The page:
And this: “Black pepper, cumin, soil and leather. Elegant. A hint of fruit, but not a lot…Cherries. They’re playing ‘Paranoid Android’, which is also nice.” I wrote that about the Meerea Park Terracotta 1998, which an iPod at the wine bar decided to pair with Radiohead’s best album. Welcome to the New World.
Then there was a Thomas Wines Kiss 2007 that was aggressively oaked and very fruity, and finally the Brokenwood Graveyard 2005. The Graveyard Shiraz is probably the Hunter’s most celebrated red. That wine, which was equal parts red fruit and savory earth, tasted like it would age wonderfully, but it was admittedly strange at first. Sort of like OK Computer.
Which is all completely fine, and understandable on the face of it, but in the context of my recently having seen this in McSweeney’s, I have to wonder.
So I am sure there are all kinds of merits to goat-powered crop control, and I am sure it’s environmentally friendly, and they’re completelyadorable, and all of that — but even if the entire industry didn’t exist, someone would have to invent it, if only to be able to have a company named “Rent-a-ruminant.”[via]
Food Network HQ looked like it does every morning when I arrived at the office, but by the end of the day it had transformed into party central for the Chelsea Market After Dark event. Talk about a tour de force of FN talent. I spotted Alton, Guy, Sandra Lee, Aida, Alex, Anne and several contestants from The Next Iron Chef. Guy’s party den was out of control, complete with screaming fans, dancing bartenders, Guy tattoos and Jagermeister shots.
FN staffers were looking and feeling worse for wear after the previous night’s festivities. While others headed to the Burger Bash, I chose a calmer evening of lectures and cooking demos. CONTINUE READING
Growing up in an Italian family comes with a built-in set of guarantees: screaming = normal conversation, you get to drink wine before you’re out of diapers and every second Sunday it’s meatballs (‘polpette’) for dinner. So, when I saw that our very own Giada De Laurentiis was hosting the first annual “Meatball Madness” at the NYC Wine and Food Festival this past Sunday, I ran faster than you can say “buon appetito.” After all, Giada is Italian, I’m Italian… you get it.
The meat was on. At stake, title of “best meatball,” a $5,000 prize and, of course, one’s pride. More than 25 chefs and restaurants were competing. The judging panel, tough… Food critic extraordinaire and The Next Iron Chef judge Jeffrey Steingarten, restaurant critic Frank Bruni of NY Times fame, and Gail Simmons, best known for her regular role as judge on that food-reality competition show that’s NOT on our network. And then there was me. The toughest of them all, with the lingering memory on my palate of my mother’s mouth-watering Sicilian meatballs… firm yet delicate combo of beef and pork with killer ingredients of Parmigiano-Reggiano cheese, pignoli nuts and raisins, bathed in the most delectable tomato sauce. Lucky them, my vote wouldn’t count.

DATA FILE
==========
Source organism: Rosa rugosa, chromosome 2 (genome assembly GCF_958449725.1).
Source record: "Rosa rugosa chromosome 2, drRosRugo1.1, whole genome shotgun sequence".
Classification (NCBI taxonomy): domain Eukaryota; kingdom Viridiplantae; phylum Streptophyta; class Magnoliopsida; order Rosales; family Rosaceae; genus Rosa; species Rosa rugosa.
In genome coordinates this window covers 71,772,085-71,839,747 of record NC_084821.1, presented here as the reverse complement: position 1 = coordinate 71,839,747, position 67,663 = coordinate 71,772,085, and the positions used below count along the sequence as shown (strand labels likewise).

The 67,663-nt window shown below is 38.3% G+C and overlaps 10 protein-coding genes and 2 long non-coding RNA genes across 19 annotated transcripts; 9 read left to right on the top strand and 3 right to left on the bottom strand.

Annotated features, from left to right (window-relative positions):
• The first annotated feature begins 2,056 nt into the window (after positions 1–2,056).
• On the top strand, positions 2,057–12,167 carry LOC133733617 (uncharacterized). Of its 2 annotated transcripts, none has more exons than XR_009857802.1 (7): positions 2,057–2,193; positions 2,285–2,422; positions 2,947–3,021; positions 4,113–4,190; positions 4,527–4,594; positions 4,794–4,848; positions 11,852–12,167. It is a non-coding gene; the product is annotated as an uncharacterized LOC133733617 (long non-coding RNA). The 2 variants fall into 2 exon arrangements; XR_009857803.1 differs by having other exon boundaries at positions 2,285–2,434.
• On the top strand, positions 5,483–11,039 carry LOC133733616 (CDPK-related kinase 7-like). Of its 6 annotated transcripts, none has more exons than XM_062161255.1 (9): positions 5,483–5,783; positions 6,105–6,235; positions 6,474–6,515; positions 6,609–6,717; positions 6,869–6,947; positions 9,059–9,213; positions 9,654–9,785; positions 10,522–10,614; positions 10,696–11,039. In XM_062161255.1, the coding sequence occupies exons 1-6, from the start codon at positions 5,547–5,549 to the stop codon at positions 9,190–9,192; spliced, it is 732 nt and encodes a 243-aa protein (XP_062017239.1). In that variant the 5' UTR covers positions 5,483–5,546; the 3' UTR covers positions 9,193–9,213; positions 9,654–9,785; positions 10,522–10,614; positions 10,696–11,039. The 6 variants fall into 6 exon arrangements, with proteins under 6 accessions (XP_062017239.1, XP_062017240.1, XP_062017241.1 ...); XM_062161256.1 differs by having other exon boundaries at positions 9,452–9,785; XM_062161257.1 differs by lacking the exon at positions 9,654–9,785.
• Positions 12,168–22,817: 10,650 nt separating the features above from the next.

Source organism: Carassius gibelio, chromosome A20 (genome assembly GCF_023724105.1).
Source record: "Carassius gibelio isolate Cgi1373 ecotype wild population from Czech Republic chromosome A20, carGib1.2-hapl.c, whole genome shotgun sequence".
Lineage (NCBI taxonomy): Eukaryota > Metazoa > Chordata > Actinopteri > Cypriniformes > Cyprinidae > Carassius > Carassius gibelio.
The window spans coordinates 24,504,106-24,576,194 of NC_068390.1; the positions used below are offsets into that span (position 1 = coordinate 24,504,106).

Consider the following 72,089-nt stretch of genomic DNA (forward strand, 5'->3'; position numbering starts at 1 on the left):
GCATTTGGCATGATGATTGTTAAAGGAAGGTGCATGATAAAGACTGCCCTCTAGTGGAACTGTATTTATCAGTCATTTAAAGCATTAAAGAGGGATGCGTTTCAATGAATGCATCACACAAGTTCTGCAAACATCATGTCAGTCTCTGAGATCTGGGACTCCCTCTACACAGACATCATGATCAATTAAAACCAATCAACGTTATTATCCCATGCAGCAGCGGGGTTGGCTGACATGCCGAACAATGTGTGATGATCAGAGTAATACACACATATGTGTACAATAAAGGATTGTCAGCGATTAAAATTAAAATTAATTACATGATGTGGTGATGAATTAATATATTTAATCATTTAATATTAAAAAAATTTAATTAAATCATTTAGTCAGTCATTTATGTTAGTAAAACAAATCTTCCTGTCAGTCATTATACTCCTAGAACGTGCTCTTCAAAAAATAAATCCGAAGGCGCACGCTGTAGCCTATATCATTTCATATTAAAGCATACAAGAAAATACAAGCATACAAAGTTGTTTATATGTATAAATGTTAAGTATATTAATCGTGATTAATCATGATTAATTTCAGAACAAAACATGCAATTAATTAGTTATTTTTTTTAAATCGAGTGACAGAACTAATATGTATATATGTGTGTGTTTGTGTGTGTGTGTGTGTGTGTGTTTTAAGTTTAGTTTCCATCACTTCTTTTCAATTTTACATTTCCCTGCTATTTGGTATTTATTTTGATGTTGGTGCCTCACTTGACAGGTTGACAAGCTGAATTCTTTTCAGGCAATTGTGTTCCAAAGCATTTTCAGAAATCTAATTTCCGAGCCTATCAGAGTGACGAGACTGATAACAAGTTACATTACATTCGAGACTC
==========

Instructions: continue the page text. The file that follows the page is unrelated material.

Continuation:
Table to table we meandered, meatballs at every turn. Anne Burrell said she had the winning meatball. The secret from this restaurant chef was in the sauce — a little pancetta. Claire Robinson was on hand to help serve. Mamma mia, it was good. But Mamma — Mamma (Rocco) DiSpirito that is, would beg to differ. Famous for her classic Neapolitan meatball, mother and son rocked it with a side of rigatoni. Try as I may, even in my best Italian, she wouldn’t give up her recipe. Across the way, The Next Iron Chef’s Amanda Freitag was convinced that the meatball she serves at her NY restaurant, The Harrison, was the one. No day off for Alex Guarnaschelli either. She turned up with her mini meatball pizzas — three perfectly sauced morsels of meatball perched atop fried dough, along with homemade ricotta cheese and grilled radicchio.
Thirteen meatballs later, I sought relief in a cannoli and a tiramisu lollipop. Thankfully, someone was smart enough to provide dessert.
In the end, the judges awarded Locanda Verde’s Andrew Carmellini the bestest, for his lamb meatball slider. Meatball Madness gets my vote as a must-bring-back-next-year event to the NYC Wine & Food Festival. In the meanwhile, I’ll always have my mamma’s.